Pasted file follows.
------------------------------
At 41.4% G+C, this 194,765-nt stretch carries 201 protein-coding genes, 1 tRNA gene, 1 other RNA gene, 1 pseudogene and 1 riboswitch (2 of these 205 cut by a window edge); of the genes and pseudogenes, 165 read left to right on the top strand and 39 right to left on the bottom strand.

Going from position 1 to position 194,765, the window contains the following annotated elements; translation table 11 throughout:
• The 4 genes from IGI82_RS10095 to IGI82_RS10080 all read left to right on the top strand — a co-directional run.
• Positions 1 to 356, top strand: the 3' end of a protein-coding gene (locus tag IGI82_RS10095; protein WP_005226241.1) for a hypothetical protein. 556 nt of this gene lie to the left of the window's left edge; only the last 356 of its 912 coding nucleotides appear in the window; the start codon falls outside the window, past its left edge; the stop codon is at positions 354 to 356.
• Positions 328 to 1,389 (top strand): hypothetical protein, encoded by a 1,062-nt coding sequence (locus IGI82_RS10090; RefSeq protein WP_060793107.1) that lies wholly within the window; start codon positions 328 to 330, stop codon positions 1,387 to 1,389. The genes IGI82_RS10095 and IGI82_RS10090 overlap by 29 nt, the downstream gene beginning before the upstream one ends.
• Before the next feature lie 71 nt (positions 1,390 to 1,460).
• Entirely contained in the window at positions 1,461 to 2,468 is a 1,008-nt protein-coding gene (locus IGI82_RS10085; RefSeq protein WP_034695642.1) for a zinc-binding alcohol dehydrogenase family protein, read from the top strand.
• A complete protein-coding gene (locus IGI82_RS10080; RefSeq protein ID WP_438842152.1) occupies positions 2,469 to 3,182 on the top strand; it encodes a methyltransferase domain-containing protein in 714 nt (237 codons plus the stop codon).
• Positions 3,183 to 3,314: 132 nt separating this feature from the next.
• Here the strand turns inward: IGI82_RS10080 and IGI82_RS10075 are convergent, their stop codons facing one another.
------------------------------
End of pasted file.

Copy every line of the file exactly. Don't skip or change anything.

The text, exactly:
At 41.4% G+C, this 194,765-nt stretch carries 201 protein-coding genes, 1 tRNA gene, 1 other RNA gene, 1 pseudogene and 1 riboswitch (2 of these 205 cut by a window edge); of the genes and pseudogenes, 165 read left to right on the top strand and 39 right to left on the bottom strand.

Going from position 1 to position 194,765, the window contains the following annotated elements; translation table 11 throughout:
• The 4 genes from IGI82_RS10095 to IGI82_RS10080 all read left to right on the top strand — a co-directional run.
• Positions 1 to 356, top strand: the 3' end of a protein-coding gene (locus tag IGI82_RS10095; protein WP_005226241.1) for a hypothetical protein. 556 nt of this gene lie to the left of the window's left edge; only the last 356 of its 912 coding nucleotides appear in the window; the start codon falls outside the window, past its left edge; the stop codon is at positions 354 to 356.
• Positions 328 to 1,389 (top strand): hypothetical protein, encoded by a 1,062-nt coding sequence (locus IGI82_RS10090; RefSeq protein WP_060793107.1) that lies wholly within the window; start codon positions 328 to 330, stop codon positions 1,387 to 1,389. The genes IGI82_RS10095 and IGI82_RS10090 overlap by 29 nt, the downstream gene beginning before the upstream one ends.
• Before the next feature lie 71 nt (positions 1,390 to 1,460).
• Entirely contained in the window at positions 1,461 to 2,468 is a 1,008-nt protein-coding gene (locus IGI82_RS10085; RefSeq protein WP_034695642.1) for a zinc-binding alcohol dehydrogenase family protein, read from the top strand.
• A complete protein-coding gene (locus IGI82_RS10080; RefSeq protein ID WP_438842152.1) occupies positions 2,469 to 3,182 on the top strand; it encodes a methyltransferase domain-containing protein in 714 nt (237 codons plus the stop codon).
• Positions 3,183 to 3,314: 132 nt separating this feature from the next.
• Here the strand turns inward: IGI82_RS10080 and IGI82_RS10075 are convergent, their stop codons facing one another.